“Not all men proved immune to sea-sickness,” the Reno Evening Gazette reported. “The coach (Courtright) was included among the victims.”

Courtright, who was also the Wolf Pack’s athletic director as well as its only head coach (for football, men’s basketball, baseball and track), was in his second season at Nevada. His Sage Hens went 8-1-1 in 1919 with new star James “Rabbit” Bradshaw and were 6-3 heading to Hawaii, coming off three losses (to west coast powers USC, California and Santa Clara) over the previous four weeks.

“We didn’t travel 2,100 miles to lose,” Courtright told the crowd who showed up to greet his mainland team in Hawaii.

Hawaii, which had never even played another college team, was 5-1 going into the Nevada game but their victories were against Navy (a team based in Honolulu), Luke Field (at Pearl Harbor), Schofield Barracks, Palama and Waikiki. Their only loss was 3-0 to the Outrigger Canoe Club. Hawaii, Outrigger, Palama and Waikiki were members of the Senior Football League, which all called the islands home.

The Nevada-Hawaii game was to be played at Alexander Field at the Punahou Academy, a college preparatory school in Honolulu.

“Opinions range from a 50-point victory for the visitors to a close win for Coach Ray “Rowdy” Elliot’s Wahoos,” the Star Bulletin wrote.

The Honolulu newspaper informed its readers that Nevada outweighed the Hawaii team by 142 total pounds. Just one Hawaii player (Mortimer Lydgate) weighed as much as 200 pounds with the rest under 175. The Reno newspapers told its readers that the Hawaii team had players that represented 11 different nationalities.

Nevada, though, had a 140-pound jackrabbit.

“Hawaii’s game will no doubt be to keep a weather eye on the little star (Rabbit Bradshaw) if they want to emerge with anything like an even break,” the Star Bulletin wrote.

The Wolf Pack would beat Hawaii 14-0 for its third shutout victory of the season and 10th in two years for Courtright. But it felt closer to the 50-point Nevada victory that some predicted. Vincent Dunne recovered a Hawaii fumble on the opening kickoff but Nevada couldn’t convert the turnover into points. A second Hawaii fumble, though, later in the first quarter, led to a short touchdown run by Nevada’s Herb Foster just 4:32 into the game.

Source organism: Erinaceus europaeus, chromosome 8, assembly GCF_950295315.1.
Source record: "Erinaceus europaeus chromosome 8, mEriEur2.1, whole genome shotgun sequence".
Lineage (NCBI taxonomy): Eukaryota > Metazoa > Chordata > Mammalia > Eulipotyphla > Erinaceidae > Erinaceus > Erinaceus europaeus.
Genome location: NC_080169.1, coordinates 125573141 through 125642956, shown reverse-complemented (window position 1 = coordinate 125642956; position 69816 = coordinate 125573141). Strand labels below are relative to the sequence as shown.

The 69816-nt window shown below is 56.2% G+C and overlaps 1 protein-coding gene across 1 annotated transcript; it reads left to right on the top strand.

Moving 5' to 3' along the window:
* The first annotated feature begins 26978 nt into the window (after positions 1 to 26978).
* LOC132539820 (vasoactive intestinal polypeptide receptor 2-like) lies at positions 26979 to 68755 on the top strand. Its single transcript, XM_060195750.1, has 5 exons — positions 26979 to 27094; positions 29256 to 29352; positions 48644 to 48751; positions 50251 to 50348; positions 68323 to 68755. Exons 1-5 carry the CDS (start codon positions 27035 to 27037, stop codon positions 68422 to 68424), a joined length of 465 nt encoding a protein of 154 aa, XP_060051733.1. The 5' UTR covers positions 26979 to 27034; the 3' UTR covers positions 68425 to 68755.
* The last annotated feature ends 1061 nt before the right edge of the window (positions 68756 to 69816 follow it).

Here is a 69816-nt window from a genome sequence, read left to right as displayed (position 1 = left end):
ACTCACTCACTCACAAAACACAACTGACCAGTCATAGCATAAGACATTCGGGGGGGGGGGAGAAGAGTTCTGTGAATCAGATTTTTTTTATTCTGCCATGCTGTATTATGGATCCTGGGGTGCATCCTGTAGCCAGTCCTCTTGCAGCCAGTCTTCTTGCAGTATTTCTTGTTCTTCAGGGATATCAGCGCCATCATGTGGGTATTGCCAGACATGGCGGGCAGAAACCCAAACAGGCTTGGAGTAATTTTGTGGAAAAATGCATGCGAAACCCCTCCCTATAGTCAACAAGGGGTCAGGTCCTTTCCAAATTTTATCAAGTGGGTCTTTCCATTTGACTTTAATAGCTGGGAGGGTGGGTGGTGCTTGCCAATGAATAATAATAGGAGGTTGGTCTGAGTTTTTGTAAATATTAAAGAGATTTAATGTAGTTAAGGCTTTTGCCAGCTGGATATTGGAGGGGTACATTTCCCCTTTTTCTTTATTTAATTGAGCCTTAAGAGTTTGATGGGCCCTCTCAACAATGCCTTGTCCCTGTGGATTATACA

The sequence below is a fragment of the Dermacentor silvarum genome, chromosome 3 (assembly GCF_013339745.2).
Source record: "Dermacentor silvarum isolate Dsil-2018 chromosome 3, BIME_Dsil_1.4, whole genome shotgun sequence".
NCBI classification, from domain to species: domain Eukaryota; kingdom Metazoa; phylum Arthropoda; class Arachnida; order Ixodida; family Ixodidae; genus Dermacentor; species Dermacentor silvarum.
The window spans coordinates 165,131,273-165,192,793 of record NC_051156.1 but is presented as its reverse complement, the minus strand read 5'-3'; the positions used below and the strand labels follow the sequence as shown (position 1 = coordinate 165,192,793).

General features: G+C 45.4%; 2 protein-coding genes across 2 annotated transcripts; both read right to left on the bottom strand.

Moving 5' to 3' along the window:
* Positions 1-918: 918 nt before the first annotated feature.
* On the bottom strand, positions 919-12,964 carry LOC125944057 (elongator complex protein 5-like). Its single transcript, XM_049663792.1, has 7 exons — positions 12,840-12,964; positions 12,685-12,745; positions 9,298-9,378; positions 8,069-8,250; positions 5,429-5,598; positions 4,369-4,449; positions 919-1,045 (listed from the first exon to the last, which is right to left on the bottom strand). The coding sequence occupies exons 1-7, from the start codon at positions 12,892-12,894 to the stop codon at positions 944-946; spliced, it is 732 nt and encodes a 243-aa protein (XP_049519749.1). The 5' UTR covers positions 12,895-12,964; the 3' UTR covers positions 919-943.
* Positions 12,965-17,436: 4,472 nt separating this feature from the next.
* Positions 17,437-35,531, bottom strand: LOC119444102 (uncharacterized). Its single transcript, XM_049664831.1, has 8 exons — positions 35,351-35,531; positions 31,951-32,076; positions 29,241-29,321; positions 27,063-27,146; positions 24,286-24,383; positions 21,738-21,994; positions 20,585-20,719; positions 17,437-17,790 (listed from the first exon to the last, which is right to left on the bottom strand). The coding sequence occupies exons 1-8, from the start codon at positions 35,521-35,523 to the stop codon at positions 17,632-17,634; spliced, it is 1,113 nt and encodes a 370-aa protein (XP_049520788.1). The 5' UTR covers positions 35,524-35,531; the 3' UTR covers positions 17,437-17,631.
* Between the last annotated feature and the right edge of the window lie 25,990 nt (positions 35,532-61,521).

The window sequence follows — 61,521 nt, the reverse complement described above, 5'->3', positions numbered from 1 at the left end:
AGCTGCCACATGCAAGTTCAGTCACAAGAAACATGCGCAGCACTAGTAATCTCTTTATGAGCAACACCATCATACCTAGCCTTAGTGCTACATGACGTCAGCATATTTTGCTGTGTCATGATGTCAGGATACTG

Nevada would pick up 18 first downs to Hawaii’s four and gain 265 yards to Hawaii’s 77. But the game’s only other touchdown came in the third quarter on a run by Reed. Jack Heward added both extra points.

Bradshaw also connected with Reed for a 40-yard pass in the second quarter but the Sage Hens would not eventually score on the drive from the Hawaii 2-yard line. Bradshaw also had a 20-yard run in the game and helped his teammates control the football throughout the game with timely forward passes (an oddity n 1920).

“Jimmy Bradshaw, better known as Rabbit, Bullet and Shimmy, showed up to expectations,” the Honolulu newspaper reported. “Bradshaw is undoubtedly the sparkling genius of the Nevada Eleven.”

There was no question as to which team was superior that Christmas day at Alexander Field.

“Superior teamwork coupled with excellent generalship and all around speed, scored a victory of 14-0 for the University of Nevada football squad over the University of Hawaii Eleven,” the Star Bulletin wrote.

Other Hawaii headlines read, “Nevadans too Heavy for Locals” and “Bradshaw performs in style.”